The period 1926 - 1952 was marked by the appointment of the hospital's first cardiologist and the acquisition of the first ECG machine.  The period ends just as the first invasive investigations of heart disease were being done.
Read the recollections of Sir Charles Burns here.

The period 1953 - 1966 was marked by the early growth of cardiac catheterisation and cardiac surgery.   In addition, potent treatments for hypertension had become available and the Hypertension Clinic was established.

The years 1967 - 1985 saw the establishment of a CCU and the continued improvements in diagnostic capability, with the introduction of new invasive and non-invasive techniques.

The period 1986 - 2000 saw the beginnings of interventional cardiology, in large part for coronary disease and to a small extent for selected patients with valve disease.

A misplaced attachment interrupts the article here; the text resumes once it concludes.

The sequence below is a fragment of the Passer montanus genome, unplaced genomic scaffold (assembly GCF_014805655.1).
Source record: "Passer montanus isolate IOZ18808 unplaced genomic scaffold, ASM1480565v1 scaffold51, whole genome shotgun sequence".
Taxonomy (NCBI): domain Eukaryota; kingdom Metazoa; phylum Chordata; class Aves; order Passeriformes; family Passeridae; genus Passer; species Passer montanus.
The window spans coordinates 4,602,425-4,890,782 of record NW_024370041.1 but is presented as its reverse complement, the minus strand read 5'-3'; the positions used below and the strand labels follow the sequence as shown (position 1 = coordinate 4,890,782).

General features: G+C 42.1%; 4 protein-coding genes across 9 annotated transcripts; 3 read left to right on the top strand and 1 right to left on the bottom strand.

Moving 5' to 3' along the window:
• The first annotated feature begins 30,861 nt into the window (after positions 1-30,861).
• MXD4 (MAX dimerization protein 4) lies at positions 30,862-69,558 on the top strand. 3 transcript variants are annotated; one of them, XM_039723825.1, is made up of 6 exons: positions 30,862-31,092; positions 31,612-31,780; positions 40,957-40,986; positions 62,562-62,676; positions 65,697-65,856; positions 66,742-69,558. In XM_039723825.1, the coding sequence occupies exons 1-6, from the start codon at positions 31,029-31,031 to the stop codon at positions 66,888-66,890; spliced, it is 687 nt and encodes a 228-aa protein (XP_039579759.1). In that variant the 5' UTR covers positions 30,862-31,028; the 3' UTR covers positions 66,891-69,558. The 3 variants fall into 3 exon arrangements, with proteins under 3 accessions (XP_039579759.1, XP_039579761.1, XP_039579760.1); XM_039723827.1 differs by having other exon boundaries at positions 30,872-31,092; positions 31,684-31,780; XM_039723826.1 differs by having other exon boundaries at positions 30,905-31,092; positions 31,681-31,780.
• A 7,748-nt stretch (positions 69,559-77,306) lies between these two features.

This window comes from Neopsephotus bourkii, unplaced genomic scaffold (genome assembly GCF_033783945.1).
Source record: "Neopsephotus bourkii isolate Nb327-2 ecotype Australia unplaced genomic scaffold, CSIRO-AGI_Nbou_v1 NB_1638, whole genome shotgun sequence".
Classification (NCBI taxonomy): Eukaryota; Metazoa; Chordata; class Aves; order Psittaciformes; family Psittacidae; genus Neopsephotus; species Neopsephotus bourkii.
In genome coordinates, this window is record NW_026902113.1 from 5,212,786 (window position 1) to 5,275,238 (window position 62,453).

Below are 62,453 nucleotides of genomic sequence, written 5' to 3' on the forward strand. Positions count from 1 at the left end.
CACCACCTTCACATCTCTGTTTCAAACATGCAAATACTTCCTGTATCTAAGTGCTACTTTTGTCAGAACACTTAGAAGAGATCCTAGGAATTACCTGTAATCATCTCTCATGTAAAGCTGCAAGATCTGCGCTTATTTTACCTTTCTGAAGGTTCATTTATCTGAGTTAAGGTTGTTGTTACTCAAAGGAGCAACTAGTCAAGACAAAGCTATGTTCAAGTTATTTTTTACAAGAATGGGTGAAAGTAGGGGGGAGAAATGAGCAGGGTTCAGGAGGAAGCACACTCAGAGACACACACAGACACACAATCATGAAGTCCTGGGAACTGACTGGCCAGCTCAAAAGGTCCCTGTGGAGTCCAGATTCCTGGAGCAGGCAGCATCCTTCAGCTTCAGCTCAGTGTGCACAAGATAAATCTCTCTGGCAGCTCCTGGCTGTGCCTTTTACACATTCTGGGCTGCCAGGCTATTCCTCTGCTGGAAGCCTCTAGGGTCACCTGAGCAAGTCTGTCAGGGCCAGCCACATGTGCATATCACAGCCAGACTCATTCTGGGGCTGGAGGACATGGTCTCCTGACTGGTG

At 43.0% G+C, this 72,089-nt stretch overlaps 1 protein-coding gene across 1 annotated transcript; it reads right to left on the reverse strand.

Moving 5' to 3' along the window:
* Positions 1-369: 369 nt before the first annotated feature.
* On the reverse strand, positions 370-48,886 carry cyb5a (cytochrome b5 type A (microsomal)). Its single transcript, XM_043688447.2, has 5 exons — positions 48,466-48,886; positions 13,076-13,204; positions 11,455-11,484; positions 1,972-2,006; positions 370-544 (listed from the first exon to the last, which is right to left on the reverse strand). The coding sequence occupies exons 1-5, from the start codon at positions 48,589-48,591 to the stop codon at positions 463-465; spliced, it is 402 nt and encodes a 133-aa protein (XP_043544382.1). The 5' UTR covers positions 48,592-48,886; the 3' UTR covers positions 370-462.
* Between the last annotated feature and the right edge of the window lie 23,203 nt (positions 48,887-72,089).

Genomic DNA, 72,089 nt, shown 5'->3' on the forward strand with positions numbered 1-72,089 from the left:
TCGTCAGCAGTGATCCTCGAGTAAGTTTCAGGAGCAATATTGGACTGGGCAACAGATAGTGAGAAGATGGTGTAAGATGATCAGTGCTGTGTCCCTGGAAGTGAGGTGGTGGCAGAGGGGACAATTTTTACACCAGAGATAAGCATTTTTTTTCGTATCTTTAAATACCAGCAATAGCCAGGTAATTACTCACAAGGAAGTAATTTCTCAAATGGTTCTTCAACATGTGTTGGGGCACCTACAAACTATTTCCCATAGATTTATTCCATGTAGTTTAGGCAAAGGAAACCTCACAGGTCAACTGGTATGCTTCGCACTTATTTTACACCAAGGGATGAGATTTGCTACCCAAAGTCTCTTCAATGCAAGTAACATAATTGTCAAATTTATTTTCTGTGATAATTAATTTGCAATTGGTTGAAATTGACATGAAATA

The years 2001 - 2012 are marked by the establishment of a full electrophysiology service which, although interrupted by the loss of key staff in 2006, is back up and running in 2012.

Let us return to the first era.  The developing recognition and understanding of heart disease is reflected in the diagnoses made at discharge or death in the years 1924 - 1952.  In some instances, the variations reflect changes in the way a disease or disorder is described, but there are also new diagnoses being made.